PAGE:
Southeast Europe Publications

Balkan Triangle: Greece, Turkey, and Regional Security

Jul 07, 2011
Jan./Feb. 2001 - As the two most strategically important Balkan countries, Greece and Turkey have important roles to play in promoting security, reconstruction, and international integration throughout Southeastern Europe. While Athens and Ankara maintain serious, long-term disputes over Cyprus and the Aegean, the "Central Balkan" region provides a valuable opportunity for cooperation and complementarity that can increase the influence and prestige of both states while enhancing their bilateral relations. more

Euro-Islam v. "Eurabia": Defining the Muslim Presence in Europe

Jul 07, 2011
April 2008 - (This article was written as part of Dr. Merdjanova's research at the Wilson Center and published at Religion Dispatches.) In the cacophony of voices in the European public square in the wake of the Fitna controversy, two broader lines can be discerned. While the protagonists of interreligious and intercultural toleration—in both secular and church-related circles—constitute a clear majority, the message sent by Wilders has not fallen on deaf ears. more

The Case For Ending Greece's Ban on Private Universities

Jul 07, 2011
September 2003 - For over a century, American colleges and universities, many originating in the 19th century as Protestant seminaries, have operated on a private, non-profit basis in the Mediterranean region. Today, they form the nucleus of the American Association of International Colleges and Universities (AAICU) and have, over the years, added an important dimension to relations between host countries and the United States. more

Turkey

Jul 07, 2011

Are the Greeks Anti-American?

Jul 07, 2011
January 2007 - The image of America abroad has suffered in recent years. Whatever the reasons for such loss of favor and face, it is remarkable to find Greece- a nation that has been through history on the same side with the United States- near the top of the list of countries critical of America. Evidence of such distance between old friends is disconcerting, not least to the Greek-American community which is a vibrant and fiercely loyal part of American society. more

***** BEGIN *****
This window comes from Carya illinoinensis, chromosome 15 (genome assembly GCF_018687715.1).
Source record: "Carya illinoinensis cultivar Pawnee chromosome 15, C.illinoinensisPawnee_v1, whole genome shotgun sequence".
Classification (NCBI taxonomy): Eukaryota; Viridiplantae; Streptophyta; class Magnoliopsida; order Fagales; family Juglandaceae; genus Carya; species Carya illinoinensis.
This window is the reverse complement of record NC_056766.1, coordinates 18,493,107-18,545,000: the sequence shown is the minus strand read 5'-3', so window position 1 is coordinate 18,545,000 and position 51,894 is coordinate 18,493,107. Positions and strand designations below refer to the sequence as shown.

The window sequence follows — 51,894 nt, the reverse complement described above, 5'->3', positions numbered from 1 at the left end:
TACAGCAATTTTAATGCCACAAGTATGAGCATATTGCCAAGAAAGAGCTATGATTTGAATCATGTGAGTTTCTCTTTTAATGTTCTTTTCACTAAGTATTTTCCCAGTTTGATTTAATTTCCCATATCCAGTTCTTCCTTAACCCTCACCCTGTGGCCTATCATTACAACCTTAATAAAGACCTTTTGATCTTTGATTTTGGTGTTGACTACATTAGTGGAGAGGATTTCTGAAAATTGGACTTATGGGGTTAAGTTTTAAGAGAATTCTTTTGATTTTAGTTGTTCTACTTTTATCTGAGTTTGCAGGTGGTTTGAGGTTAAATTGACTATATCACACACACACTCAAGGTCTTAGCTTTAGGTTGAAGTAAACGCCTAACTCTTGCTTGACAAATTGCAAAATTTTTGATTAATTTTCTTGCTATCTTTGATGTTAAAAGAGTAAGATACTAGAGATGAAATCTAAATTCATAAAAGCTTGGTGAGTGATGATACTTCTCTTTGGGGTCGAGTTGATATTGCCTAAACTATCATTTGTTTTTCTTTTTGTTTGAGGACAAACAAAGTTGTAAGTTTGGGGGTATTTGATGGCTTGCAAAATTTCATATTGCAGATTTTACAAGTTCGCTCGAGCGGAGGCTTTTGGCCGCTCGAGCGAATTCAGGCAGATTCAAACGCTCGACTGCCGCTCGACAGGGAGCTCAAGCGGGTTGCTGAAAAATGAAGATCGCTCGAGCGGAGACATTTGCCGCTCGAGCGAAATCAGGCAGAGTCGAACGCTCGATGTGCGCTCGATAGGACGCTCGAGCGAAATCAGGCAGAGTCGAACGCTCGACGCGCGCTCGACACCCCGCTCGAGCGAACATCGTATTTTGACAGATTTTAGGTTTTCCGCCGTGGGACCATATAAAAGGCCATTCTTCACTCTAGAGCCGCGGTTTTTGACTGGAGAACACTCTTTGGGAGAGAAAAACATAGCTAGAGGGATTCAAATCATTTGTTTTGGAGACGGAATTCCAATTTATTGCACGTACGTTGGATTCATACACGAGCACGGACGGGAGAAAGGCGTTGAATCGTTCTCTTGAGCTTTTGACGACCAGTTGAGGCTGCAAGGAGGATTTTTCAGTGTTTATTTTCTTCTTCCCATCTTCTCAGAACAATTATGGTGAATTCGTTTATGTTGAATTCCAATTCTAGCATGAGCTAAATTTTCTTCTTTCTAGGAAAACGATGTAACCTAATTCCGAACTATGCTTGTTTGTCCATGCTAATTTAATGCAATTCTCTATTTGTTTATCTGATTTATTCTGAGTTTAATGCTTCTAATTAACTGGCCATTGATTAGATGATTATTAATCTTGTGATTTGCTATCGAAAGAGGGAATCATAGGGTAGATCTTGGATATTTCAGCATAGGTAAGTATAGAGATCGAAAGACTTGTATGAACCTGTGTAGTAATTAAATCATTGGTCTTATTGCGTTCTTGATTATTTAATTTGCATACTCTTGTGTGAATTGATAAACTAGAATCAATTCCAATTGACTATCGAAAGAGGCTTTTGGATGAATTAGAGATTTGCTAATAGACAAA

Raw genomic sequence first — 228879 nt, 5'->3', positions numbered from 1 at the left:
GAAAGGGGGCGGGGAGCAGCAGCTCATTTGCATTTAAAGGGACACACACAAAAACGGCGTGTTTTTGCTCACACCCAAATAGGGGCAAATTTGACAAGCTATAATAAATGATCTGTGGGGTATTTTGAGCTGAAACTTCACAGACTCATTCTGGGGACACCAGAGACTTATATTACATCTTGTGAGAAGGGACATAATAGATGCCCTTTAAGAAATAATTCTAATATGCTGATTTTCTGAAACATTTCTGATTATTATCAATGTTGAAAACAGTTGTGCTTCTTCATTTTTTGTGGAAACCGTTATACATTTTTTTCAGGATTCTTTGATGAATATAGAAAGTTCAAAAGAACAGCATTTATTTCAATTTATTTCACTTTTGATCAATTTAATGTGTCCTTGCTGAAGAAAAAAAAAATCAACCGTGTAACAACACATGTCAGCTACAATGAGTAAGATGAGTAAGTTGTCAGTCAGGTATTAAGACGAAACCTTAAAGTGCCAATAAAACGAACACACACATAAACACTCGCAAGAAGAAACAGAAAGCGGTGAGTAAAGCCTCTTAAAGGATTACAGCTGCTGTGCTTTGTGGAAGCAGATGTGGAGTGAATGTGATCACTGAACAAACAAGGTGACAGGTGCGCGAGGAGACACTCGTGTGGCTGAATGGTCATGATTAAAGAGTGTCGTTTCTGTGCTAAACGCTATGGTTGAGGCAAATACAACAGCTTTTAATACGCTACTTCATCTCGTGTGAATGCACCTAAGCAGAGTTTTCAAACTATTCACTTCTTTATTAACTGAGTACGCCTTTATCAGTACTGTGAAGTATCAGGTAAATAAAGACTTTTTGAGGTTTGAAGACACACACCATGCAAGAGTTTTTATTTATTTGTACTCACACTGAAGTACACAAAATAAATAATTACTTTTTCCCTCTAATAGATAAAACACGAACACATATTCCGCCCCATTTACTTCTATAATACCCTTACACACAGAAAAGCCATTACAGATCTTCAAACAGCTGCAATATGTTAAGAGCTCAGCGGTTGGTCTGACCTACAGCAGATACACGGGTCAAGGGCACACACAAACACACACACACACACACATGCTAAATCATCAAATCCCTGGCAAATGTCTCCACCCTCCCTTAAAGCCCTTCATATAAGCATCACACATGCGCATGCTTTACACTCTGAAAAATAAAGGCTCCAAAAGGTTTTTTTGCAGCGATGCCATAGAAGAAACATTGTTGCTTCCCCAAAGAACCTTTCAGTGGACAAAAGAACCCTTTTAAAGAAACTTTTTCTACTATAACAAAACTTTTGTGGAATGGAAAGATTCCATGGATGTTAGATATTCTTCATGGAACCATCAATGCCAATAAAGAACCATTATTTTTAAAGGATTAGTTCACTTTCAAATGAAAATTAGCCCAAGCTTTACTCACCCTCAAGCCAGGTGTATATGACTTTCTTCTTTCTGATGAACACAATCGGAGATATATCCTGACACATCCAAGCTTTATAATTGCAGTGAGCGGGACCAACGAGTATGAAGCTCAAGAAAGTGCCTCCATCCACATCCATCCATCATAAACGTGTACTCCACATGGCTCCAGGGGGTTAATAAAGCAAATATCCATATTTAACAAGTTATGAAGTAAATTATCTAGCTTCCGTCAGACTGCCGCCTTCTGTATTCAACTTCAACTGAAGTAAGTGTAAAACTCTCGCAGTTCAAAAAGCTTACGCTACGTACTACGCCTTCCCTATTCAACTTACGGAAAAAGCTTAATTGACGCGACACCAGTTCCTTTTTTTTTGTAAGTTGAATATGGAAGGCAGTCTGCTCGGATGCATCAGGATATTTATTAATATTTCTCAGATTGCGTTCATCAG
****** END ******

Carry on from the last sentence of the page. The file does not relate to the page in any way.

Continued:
Last Tango in Cyprus: The Negotiating Challenges Ahead

Jul 07, 2011
Jan./Feb. 2002 - So finally we have it: the last tango in Cyprus, where the clock is ticking louder than it has since the division of the island in 1974. The men who will dance to the tune—Cyprus President Glafcos Clerides and Turkish Cypriot leader Rauf Denktash—are not bit players in this fractured corner of the Levant, but political hegemons who have dominated its messy history for the past 40 years. more

Montenegro: The Next Balkan Challenge, By Srdjan Darmanovic Center for Democracy and Human Rights Special to the Western Policy Center

Jul 07, 2011
Nov./Dec. 2000 - The ouster of Milosevic and the disappearance of the Serbian military threat to Montenegro were greeted with relief in the republic. They signaled the end of the three-year "black and white" struggle in which the democratically elected government of Montenegro, with substantial help from its Western supporters in the U.S. and the EU, had fought for survival against a dictatorship that caused four wars in the region. Since the electoral defeat of Milosevic, the international position of Montenegro and its internal political priorities have changed drastically. more

Global Trends, Regional Consequences: Wider Strategic Influences on the Black Sea

Jul 07, 2011
November 2007 - (Xenophon Paper No. 4, written for the International Centre for Black Sea Studies and posted with the permission of the author.) The wider Black Sea area is rapidly becoming a focal point of interest for a number of extra-regional actors that can also be considered, in view of their active involvement, to be stakeholders. As Ian Lesser, the author of this new Xenophon Paper suggests, the Black Sea is strategically significant because it is an important part of the European security environment, it is a political and logisticalhub for power projection to crisis-prone areas beyond the Black Sea basin and it is important in its own right because of its impressive development potential but also because it harbors many flashpoints for regional conflict. more

Transnistria: The Case for "Soft" Unilateral Diplomacy

Jul 07, 2011
December 2004 - In the shadow of the Ukraine crisis, the Moldovan province of Transnistria, part of a wider pattern of structural instability in the region at the heart of the Eurasia bridge between NATO and Russia, is the looming flashpoint of the Black Sea region. more

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Dialogue

The Future of Higher Education

Mar 26, 2014Apr 02, 2014

Jeff Abernathy and Richard Morrill discuss how colleges and universities are dealing with rapidly rising costs and how the United States can still compete for students in a globalized environment.